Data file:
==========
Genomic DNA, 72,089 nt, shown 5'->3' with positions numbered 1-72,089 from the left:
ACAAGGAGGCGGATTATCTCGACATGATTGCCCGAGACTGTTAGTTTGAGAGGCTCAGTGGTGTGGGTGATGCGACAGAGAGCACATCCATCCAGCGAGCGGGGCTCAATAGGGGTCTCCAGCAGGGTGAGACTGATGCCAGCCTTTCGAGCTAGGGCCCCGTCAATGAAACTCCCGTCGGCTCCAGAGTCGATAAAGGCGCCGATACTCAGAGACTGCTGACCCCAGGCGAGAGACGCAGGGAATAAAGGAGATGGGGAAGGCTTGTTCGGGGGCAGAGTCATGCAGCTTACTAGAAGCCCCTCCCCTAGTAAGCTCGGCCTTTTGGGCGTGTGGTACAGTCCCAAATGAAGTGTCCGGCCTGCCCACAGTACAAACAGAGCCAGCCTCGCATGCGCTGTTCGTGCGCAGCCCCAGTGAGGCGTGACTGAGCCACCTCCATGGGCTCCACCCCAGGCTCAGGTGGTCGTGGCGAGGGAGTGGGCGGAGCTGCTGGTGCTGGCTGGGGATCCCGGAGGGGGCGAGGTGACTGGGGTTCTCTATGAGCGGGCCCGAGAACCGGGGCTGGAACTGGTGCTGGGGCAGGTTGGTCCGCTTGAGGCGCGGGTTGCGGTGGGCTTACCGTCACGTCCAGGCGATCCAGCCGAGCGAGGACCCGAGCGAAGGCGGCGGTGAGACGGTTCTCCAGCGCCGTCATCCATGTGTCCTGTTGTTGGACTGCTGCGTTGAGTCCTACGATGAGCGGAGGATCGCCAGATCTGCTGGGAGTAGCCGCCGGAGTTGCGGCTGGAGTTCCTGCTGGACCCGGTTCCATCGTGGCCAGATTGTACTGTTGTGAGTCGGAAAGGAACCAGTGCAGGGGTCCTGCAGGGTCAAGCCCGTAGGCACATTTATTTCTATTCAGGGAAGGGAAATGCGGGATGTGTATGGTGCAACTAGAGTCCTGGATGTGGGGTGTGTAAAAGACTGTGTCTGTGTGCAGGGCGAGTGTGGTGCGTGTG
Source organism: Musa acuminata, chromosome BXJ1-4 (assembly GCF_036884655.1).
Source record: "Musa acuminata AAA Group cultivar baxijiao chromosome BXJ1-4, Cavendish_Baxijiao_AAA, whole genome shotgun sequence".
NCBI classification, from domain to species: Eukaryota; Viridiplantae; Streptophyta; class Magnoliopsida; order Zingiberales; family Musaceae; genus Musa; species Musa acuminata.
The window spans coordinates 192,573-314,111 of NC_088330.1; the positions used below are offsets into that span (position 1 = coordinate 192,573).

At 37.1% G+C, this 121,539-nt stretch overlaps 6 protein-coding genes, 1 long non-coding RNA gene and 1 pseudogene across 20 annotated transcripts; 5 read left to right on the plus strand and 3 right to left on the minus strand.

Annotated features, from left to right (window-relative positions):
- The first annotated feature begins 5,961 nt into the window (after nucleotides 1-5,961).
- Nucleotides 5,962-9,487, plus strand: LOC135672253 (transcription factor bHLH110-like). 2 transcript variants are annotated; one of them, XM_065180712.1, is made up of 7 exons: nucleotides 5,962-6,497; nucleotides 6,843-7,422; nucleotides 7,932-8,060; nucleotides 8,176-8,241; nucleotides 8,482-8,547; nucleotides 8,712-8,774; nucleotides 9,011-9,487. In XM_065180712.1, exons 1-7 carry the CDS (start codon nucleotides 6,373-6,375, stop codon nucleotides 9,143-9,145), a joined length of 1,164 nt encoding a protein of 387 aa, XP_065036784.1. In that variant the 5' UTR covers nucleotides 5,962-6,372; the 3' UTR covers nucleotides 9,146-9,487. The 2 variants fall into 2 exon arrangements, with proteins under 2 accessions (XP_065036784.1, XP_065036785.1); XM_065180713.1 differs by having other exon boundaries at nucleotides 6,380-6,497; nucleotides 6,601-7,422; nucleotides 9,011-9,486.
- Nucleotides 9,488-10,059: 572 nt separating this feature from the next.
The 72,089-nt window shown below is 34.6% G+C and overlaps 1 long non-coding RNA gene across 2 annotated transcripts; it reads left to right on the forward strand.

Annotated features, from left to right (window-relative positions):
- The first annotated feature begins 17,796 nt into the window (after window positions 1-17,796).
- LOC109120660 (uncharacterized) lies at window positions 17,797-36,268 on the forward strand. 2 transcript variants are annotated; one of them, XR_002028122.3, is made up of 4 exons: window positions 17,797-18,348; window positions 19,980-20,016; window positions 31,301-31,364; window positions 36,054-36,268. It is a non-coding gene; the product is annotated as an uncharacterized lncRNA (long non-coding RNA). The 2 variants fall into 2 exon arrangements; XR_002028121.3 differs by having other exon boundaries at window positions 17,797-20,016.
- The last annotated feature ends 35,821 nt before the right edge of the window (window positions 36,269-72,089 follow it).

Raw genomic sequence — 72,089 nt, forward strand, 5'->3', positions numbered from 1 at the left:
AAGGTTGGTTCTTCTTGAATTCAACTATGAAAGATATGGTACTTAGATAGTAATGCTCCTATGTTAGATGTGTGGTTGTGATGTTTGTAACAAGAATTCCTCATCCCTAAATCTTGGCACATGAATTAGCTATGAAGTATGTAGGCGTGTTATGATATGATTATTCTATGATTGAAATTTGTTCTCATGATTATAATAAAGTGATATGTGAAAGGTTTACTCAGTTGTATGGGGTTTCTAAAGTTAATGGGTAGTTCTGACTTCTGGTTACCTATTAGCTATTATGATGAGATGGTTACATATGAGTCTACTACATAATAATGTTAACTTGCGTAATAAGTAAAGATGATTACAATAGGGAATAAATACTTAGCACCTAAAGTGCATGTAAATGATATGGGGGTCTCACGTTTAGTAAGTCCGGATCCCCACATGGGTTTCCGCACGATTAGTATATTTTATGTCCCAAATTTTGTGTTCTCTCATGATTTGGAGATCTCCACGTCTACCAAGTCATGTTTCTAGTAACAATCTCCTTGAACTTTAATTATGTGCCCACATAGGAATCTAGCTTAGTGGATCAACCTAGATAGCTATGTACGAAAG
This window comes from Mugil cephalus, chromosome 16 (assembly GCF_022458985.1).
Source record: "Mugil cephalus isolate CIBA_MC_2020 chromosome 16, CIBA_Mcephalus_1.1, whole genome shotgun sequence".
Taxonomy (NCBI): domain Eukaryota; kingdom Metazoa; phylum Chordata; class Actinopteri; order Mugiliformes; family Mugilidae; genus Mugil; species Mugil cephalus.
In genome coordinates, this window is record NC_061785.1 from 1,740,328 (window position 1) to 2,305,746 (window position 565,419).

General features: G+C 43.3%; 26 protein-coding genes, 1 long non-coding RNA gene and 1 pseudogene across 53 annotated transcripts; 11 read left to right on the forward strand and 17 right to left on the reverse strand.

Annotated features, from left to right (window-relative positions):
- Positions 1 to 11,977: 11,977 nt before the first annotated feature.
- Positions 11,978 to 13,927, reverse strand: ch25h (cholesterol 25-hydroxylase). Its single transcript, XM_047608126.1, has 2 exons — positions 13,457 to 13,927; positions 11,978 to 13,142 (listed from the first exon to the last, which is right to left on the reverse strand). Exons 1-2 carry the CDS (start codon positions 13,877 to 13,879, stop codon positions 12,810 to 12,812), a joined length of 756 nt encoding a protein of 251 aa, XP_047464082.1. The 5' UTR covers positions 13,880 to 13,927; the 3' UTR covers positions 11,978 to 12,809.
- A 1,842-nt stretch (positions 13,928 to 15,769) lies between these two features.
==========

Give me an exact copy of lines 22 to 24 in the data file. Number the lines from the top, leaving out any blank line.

In genome coordinates, this window is record NC_061785.1 from 1,740,328 (window position 1) to 2,305,746 (window position 565,419).

General features: G+C 43.3%; 26 protein-coding genes, 1 long non-coding RNA gene and 1 pseudogene across 53 annotated transcripts; 11 read left to right on the forward strand and 17 right to left on the reverse strand.

Annotated features, from left to right (window-relative positions):